‘Cutta’ is the Aboriginal word for star, and Cutta Cutta means ‘many stars’. The name comes from the way light reflects off the rock formations inside the cave, glistening like stars. The formations are similar to those in southern caves, with beautiful stalagmites, stalactites and flowstones. But unlike in southern caves, it’s surprisingly warm and humid inside Cutta Cutta Cave. A thermal pool at the back of the cave provides a unique environment for a rare 4mm-long species of blind shrimp.
There is a very different natural wonder about 30km north-east of Katherine at Nitmiluk National Park. The park is named after the Rainbow Serpent (Nitmiluk) because the Katherine River winds its way through the park in the shape of a serpent. The river has carved out Nitmiluk Gorge (also known as Katherine Gorge), with sheer rock faces rising to 70m above the river level.
The park is owned and operated by the Jawoyn people, who have done a spectacular job of providing informative boat tours along the gorge. There are 13 separate gorges and you can take tours of different lengths, depending on your interests (and budget). We took the two-gorge tour and can thoroughly recommend it. The scenery is spectacular and the commentary by the indigenous guide was entertaining and memorable.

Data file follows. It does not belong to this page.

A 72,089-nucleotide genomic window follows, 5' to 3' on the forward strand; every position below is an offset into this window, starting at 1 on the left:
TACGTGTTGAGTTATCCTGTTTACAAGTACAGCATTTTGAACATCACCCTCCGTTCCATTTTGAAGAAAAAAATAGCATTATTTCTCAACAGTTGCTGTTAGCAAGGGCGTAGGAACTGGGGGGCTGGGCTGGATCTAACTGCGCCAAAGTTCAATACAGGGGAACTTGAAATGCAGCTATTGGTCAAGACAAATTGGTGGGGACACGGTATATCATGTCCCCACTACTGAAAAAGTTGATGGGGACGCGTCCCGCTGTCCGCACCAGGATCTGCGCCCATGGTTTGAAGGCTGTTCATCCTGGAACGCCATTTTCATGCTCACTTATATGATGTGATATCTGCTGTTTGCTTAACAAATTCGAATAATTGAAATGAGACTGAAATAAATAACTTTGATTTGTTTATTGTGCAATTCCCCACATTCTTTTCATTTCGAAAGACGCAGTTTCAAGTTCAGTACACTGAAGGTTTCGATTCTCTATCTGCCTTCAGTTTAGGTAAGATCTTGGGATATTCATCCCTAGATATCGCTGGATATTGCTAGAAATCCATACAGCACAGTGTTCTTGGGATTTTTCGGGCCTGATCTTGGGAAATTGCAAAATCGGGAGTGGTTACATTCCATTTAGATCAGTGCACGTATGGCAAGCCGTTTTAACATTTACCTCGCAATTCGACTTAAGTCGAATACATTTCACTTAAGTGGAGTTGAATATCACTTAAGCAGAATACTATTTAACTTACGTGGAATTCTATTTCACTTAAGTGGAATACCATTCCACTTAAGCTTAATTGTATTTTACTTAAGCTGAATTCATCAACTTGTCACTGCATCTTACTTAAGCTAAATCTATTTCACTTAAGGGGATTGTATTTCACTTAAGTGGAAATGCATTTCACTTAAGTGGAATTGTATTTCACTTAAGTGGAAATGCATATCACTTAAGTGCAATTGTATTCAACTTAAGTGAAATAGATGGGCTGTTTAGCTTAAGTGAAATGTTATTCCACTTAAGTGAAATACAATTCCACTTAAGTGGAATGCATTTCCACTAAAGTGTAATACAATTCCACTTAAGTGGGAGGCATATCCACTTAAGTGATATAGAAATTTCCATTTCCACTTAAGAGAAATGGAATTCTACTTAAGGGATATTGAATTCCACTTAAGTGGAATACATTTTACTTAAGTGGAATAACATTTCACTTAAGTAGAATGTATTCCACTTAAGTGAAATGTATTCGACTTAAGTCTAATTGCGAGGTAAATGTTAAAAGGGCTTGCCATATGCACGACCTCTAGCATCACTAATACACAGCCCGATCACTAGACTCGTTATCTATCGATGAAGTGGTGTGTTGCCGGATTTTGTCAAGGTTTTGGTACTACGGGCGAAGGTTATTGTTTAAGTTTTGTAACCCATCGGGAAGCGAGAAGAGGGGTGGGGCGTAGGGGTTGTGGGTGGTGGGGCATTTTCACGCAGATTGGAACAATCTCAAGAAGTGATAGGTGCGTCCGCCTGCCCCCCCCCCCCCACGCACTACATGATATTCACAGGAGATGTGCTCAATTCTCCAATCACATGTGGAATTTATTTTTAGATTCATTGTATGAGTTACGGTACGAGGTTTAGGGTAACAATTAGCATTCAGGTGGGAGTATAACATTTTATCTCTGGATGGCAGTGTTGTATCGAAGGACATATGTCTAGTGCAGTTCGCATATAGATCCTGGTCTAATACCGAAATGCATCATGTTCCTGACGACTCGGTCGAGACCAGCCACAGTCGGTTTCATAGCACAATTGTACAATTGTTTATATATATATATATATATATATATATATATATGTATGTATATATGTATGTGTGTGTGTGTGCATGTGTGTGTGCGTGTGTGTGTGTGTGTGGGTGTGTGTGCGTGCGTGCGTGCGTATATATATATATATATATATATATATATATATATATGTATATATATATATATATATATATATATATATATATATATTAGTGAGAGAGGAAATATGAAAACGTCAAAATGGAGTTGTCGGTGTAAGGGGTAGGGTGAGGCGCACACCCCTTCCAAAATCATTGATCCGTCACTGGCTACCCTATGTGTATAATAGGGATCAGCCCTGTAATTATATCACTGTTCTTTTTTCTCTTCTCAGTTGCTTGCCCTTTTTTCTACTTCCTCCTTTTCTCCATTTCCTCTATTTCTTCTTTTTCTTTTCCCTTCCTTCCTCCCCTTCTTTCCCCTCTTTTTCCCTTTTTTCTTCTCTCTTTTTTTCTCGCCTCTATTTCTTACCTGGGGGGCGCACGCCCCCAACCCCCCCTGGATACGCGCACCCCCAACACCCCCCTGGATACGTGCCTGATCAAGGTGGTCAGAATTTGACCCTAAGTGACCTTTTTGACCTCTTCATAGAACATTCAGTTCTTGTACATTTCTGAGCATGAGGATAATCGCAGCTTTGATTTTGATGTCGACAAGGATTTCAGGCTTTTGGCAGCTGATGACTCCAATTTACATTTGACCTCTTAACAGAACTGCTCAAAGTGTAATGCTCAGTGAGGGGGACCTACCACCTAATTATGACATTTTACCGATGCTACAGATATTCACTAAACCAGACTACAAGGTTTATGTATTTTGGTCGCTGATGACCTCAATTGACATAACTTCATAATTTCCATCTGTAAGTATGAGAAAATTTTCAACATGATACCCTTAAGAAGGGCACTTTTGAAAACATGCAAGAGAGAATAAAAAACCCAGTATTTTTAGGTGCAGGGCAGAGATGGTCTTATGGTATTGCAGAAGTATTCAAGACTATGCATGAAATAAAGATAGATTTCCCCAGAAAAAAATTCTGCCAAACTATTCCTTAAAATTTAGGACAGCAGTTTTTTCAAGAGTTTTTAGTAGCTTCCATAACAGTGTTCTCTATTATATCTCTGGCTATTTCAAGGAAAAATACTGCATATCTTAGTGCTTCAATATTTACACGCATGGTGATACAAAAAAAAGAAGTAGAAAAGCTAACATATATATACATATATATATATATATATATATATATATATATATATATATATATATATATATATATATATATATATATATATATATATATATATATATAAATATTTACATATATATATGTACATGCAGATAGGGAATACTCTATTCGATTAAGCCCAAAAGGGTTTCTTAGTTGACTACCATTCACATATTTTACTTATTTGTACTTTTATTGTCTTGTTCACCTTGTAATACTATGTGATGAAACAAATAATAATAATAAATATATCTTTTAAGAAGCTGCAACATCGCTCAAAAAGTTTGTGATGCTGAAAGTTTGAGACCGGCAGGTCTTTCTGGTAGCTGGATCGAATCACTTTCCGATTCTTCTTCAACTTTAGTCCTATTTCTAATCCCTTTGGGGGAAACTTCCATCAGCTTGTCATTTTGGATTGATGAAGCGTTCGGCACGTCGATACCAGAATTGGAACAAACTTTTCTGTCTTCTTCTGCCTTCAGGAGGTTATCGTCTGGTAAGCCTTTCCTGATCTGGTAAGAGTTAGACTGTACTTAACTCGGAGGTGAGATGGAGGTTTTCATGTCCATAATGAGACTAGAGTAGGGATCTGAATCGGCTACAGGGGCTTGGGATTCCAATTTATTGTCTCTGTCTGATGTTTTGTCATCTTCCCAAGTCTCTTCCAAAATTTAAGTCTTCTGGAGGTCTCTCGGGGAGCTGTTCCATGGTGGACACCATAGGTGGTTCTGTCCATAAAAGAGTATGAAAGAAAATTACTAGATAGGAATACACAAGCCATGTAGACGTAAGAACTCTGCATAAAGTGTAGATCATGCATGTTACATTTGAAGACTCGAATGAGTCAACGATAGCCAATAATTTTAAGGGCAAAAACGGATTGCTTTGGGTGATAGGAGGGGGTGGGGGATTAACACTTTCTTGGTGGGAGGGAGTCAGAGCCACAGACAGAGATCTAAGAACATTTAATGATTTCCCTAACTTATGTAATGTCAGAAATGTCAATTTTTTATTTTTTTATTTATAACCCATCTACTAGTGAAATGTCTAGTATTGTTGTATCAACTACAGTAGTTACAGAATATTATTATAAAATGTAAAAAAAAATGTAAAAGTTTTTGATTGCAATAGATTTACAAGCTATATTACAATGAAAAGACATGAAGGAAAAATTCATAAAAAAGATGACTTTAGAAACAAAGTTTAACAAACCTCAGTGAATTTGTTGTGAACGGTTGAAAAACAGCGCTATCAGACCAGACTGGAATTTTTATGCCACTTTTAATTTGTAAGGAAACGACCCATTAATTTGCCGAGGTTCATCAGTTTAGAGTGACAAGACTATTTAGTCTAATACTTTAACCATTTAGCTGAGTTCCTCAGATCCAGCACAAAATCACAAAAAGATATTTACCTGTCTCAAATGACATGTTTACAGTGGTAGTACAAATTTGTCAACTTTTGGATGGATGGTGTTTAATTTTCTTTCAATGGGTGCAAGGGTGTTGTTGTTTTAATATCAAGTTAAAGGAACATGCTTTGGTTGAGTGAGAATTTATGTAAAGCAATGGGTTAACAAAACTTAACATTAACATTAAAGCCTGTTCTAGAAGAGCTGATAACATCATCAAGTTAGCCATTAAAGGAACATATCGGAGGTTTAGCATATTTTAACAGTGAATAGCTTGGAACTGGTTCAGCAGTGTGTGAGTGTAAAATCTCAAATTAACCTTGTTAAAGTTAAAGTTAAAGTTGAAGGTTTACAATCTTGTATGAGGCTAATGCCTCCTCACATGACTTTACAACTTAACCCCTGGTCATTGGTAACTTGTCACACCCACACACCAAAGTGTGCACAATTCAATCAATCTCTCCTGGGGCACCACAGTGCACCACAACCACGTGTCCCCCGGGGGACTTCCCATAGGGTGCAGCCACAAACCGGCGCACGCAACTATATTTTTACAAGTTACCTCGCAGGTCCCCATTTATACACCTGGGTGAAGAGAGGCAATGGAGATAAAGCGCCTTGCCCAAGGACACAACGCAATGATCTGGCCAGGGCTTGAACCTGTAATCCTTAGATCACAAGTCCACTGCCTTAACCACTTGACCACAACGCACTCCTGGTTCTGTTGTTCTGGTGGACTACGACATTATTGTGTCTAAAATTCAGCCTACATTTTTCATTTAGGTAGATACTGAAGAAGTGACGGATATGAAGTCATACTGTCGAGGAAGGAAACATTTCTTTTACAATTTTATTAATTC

There are also some interesting walk trails from the information centre. We did the short Baruwei walk, which goes up the side of the gorge to a scenic lookout. The walk is only 1km, but is fairly tough going on the steeper section. But the effort is worthwhile when you see the expansive views across the river and surrounding landscape.
Katherine isn’t just a place to enjoy natural wonders; the town also has an interesting past. Katherine Museum is the best place to learn more about the town’s history and some of the colourful characters who have been associated with the area. The museum is located about 3km out of town in the old airport, which was closed in 1975.